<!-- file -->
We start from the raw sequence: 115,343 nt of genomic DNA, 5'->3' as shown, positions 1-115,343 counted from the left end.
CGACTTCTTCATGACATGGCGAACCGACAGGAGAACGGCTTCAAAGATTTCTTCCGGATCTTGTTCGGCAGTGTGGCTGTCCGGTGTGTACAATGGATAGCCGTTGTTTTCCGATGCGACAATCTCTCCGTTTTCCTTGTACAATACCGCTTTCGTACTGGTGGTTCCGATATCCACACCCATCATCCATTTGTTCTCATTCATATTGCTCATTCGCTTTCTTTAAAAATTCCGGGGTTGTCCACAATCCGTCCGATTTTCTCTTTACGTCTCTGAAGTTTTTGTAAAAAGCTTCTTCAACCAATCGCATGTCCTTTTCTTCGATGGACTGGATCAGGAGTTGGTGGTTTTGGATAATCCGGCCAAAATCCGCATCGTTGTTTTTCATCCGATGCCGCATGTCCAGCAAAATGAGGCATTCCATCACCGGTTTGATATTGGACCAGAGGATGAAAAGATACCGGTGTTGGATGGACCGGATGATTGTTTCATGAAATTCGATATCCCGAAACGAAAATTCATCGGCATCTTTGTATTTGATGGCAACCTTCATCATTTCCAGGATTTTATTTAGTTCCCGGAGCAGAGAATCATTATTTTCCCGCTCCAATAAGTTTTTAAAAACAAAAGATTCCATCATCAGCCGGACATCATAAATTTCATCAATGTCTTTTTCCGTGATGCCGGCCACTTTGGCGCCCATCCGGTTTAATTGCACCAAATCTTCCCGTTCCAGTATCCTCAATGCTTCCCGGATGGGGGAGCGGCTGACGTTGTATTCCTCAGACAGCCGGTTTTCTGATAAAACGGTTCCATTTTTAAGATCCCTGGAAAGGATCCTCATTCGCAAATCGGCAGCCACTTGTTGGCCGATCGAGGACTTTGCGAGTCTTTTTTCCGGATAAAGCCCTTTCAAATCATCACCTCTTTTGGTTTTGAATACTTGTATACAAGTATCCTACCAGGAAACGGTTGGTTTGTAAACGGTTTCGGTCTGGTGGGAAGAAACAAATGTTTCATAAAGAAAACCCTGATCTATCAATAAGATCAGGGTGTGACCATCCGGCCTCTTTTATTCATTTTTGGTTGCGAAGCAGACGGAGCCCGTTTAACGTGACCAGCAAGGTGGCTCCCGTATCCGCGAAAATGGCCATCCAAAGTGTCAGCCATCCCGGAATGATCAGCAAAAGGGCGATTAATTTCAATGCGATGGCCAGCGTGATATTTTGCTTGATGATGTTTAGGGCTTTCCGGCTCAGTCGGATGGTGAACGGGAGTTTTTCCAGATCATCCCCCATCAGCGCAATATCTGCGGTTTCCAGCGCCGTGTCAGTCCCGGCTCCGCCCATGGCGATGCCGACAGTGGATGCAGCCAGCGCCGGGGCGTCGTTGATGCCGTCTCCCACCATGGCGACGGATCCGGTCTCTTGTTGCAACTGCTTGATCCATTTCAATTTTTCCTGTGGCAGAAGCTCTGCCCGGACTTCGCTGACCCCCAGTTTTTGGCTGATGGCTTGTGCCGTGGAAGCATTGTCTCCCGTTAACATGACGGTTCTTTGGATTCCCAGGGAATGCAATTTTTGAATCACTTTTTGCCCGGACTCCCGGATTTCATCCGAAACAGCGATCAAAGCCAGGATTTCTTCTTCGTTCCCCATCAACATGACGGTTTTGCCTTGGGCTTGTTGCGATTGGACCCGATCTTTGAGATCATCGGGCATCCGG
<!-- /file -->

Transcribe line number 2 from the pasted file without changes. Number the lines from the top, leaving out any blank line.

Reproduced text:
CGACTTCTTCATGACATGGCGAACCGACAGGAGAACGGCTTCAAAGATTTCTTCCGGATCTTGTTCGGCAGTGTGGCTGTCCGGTGTGTACAATGGATAGCCGTTGTTTTCCGATGCGACAATCTCTCCGTTTTCCTTGTACAATACCGCTTTCGTACTGGTGGTTCCGATATCCACACCCATCATCCATTTGTTCTCATTCATATTGCTCATTCGCTTTCTTTAAAAATTCCGGGGTTGTCCACAATCCGTCCGATTTTCTCTTTACGTCTCTGAAGTTTTTGTAAAAAGCTTCTTCAACCAATCGCATGTCCTTTTCTTCGATGGACTGGATCAGGAGTTGGTGGTTTTGGATAATCCGGCCAAAATCCGCATCGTTGTTTTTCATCCGATGCCGCATGTCCAGCAAAATGAGGCATTCCATCACCGGTTTGATATTGGACCAGAGGATGAAAAGATACCGGTGTTGGATGGACCGGATGATTGTTTCATGAAATTCGATATCCCGAAACGAAAATTCATCGGCATCTTTGTATTTGATGGCAACCTTCATCATTTCCAGGATTTTATTTAGTTCCCGGAGCAGAGAATCATTATTTTCCCGCTCCAATAAGTTTTTAAAAACAAAAGATTCCATCATCAGCCGGACATCATAAATTTCATCAATGTCTTTTTCCGTGATGCCGGCCACTTTGGCGCCCATCCGGTTTAATTGCACCAAATCTTCCCGTTCCAGTATCCTCAATGCTTCCCGGATGGGGGAGCGGCTGACGTTGTATTCCTCAGACAGCCGGTTTTCTGATAAAACGGTTCCATTTTTAAGATCCCTGGAAAGGATCCTCATTCGCAAATCGGCAGCCACTTGTTGGCCGATCGAGGACTTTGCGAGTCTTTTTTCCGGATAAAGCCCTTTCAAATCATCACCTCTTTTGGTTTTGAATACTTGTATACAAGTATCCTACCAGGAAACGGTTGGTTTGTAAACGGTTTCGGTCTGGTGGGAAGAAACAAATGTTTCATAAAGAAAACCCTGATCTATCAATAAGATCAGGGTGTGACCATCCGGCCTCTTTTATTCATTTTTGGTTGCGAAGCAGACGGAGCCCGTTTAACGTGACCAGCAAGGTGGCTCCCGTATCCGCGAAAATGGCCATCCAAAGTGTCAGCCATCCCGGAATGATCAGCAAAAGGGCGATTAATTTCAATGCGATGGCCAGCGTGATATTTTGCTTGATGATGTTTAGGGCTTTCCGGCTCAGTCGGATGGTGAACGGGAGTTTTTCCAGATCATCCCCCATCAGCGCAATATCTGCGGTTTCCAGCGCCGTGTCAGTCCCGGCTCCGCCCATGGCGATGCCGACAGTGGATGCAGCCAGCGCCGGGGCGTCGTTGATGCCGTCTCCCACCATGGCGACGGATCCGGTCTCTTGTTGCAACTGCTTGATCCATTTCAATTTTTCCTGTGGCAGAAGCTCTGCCCGGACTTCGCTGACCCCCAGTTTTTGGCTGATGGCTTGTGCCGTGGAAGCATTGTCTCCCGTTAACATGACGGTTCTTTGGATTCCCAGGGAATGCAATTTTTGAATCACTTTTTGCCCGGACTCCCGGATTTCATCCGAAACAGCGATCAAAGCCAGGATTTCTTCTTCGTTCCCCATCAACATGACGGTTTTGCCTTGGGCTTGTTGCGATTGGACCCGATCTTTGAGATCATCGGGCATCCGG